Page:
He tells me how she glares at him the entire time he’s emptying his pockets of the day’s finds onto their kitchen table. They’re things he’s picked up from the sidewalks during his walk home from his tailoring shop in town. She remains silent until he’s finished. He explains to me how upset she gets by his finds, something he simply can’t understand or agree with. She begs him to stop picking things up from the ground because they’re dirty. But even if they aren’t, there’s no way to know where they’ve been or who touched them.

I hear their debates about the finds, clothing mostly— gloves, hats, scarves, sometimes sweaters. His face assumes a seriousness suggested by his raised bushy eyebrows. He’s learned, after many years of finding, that there actually are “finding” seasons —spring is the best one when the snowmelt is greatest, a time when items hidden during winter reveal themselves. Occasionally, he brings her a book, a pen, a bracelet, even a wallet once. She reminds him that it was one thing when they collected clothes from the ground in the camps, a time when they all were starving and always cold, but no more. She won’t allow it. She needs to forget those times.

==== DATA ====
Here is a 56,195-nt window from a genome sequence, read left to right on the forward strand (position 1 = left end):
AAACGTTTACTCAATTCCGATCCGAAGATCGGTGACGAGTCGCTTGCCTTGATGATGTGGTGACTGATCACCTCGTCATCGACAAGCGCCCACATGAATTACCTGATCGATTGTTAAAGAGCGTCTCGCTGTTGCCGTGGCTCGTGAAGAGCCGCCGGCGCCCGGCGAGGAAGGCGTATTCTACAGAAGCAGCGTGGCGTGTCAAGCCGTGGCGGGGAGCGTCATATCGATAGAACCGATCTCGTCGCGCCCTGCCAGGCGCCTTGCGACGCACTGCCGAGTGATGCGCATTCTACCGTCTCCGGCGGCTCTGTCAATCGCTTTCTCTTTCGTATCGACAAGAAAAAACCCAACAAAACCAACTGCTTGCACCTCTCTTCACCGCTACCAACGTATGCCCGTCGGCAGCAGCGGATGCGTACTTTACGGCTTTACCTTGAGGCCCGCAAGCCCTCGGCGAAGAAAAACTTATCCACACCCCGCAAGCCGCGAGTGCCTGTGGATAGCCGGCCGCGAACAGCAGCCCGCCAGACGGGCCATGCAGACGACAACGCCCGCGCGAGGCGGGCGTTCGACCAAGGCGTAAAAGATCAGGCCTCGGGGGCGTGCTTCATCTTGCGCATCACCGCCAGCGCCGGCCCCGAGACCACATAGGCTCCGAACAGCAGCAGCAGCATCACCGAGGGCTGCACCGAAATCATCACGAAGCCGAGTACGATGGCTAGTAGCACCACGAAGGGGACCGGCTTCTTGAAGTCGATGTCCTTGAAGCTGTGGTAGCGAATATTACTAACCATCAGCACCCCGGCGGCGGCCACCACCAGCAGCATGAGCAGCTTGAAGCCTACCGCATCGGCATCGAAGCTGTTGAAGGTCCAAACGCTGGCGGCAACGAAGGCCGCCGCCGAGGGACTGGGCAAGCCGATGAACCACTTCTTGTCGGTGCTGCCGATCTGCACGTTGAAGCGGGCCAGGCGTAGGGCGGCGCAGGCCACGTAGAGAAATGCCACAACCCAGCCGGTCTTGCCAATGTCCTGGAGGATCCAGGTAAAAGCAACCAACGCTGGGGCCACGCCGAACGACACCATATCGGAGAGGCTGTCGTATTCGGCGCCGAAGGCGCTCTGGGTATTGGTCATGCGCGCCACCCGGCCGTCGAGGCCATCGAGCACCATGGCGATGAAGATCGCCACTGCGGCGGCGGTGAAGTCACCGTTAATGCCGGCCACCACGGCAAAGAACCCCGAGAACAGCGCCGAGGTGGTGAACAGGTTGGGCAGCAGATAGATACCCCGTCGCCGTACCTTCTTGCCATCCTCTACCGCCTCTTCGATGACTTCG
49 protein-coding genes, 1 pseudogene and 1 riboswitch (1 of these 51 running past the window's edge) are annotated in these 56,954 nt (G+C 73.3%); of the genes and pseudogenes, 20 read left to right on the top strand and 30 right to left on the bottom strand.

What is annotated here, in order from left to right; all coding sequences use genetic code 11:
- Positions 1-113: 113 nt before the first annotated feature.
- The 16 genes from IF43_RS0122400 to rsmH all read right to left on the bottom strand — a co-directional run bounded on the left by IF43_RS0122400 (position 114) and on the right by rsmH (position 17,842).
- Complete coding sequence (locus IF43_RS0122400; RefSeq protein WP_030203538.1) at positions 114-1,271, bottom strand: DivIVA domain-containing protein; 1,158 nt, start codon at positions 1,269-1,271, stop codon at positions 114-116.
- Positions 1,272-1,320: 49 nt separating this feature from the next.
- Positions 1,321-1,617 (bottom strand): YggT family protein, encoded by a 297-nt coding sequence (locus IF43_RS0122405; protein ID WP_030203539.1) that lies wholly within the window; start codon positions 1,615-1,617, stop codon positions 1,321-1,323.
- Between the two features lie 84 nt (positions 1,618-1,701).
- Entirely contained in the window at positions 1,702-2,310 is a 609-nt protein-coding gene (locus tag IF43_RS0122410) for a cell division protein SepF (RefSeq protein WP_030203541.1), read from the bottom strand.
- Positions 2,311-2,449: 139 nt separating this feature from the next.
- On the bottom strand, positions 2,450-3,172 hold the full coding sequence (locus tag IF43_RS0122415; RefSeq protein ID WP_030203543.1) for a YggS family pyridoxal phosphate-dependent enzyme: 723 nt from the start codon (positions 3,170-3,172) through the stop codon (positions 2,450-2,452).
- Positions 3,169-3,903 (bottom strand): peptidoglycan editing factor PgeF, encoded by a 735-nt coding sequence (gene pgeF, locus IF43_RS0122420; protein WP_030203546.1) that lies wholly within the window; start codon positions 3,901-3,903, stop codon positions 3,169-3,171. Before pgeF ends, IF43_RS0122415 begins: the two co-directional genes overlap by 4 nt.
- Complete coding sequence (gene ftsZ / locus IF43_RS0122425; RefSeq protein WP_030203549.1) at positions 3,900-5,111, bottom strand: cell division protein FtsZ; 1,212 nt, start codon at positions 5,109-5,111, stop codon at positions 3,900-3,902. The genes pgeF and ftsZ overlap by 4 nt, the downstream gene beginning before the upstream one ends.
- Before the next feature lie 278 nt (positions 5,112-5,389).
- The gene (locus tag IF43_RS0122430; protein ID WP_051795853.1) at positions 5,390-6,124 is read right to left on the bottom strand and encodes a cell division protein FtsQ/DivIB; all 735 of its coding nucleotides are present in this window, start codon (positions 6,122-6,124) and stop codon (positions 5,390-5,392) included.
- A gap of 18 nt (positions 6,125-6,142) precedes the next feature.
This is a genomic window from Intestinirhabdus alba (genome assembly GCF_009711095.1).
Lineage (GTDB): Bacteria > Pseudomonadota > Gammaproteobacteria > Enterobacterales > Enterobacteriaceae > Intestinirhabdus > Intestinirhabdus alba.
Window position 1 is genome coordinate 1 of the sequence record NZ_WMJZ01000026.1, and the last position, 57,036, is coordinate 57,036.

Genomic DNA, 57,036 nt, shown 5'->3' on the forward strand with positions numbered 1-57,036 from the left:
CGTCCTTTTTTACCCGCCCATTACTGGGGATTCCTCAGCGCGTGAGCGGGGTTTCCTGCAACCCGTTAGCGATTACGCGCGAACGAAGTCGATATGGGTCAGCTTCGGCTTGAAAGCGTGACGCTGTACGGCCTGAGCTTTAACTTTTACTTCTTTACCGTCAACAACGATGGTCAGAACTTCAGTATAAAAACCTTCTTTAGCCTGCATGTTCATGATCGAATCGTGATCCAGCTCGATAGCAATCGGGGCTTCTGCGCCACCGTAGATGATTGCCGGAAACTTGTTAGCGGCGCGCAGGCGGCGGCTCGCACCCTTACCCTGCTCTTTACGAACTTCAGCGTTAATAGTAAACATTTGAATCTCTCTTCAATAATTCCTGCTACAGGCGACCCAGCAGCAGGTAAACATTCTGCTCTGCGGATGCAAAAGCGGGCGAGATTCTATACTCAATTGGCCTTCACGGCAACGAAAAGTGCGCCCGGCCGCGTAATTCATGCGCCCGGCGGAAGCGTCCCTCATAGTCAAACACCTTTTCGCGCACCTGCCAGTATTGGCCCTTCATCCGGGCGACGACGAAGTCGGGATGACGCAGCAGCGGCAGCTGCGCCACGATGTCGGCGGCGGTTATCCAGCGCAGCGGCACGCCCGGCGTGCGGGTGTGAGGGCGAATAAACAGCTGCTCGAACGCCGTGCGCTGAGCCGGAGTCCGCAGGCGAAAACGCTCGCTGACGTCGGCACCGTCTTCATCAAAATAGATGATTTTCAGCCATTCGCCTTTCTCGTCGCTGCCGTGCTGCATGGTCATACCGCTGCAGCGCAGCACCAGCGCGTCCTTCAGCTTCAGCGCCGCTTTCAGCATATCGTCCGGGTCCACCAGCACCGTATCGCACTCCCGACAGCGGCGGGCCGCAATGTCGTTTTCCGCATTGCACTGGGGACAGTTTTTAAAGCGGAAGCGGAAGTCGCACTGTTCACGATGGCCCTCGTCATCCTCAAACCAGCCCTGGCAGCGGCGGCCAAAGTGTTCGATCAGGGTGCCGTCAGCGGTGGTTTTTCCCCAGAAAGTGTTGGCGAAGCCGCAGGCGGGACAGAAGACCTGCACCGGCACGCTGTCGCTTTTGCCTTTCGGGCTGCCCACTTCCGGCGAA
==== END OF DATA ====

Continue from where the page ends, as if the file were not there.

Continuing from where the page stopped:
She wants nothing to do with anything evocative of the camps, of unimaginable brutality, her loss of family, dignity, and her abandoning any belief in god or humanity. They’re in a new life in America and must forget. He turns to me in his effort to gain my sympathy and support. She’s always angry with him for always reminding her of past suffering and hardship. But he knows that one glove is better than no glove because she always could put the ungloved hand inside her pocket where it could stay warm. Yes, the hat might be dirty but at least it won’t have lice and besides, can’t she just wash it?

They weren’t my parents when they were engaged in finding, nor were they even married to one another and not to anyone else. Neither did they even know each other having grown up and lived in different countries. They also were in different camps. He explains to me that they really weren’t completely alive when they were having to find anything that might offer them warmth or a greater chance of survival. Most likely, they were walking, breathing skeletons. He married her — the woman of damaged body and traumatized mind. And she agreed to marry him, also of damaged body and traumatized mind. They never could have married anyone but for one another. Who else could possibly understand? They both know that in a different life with a different past, they would have chose differently.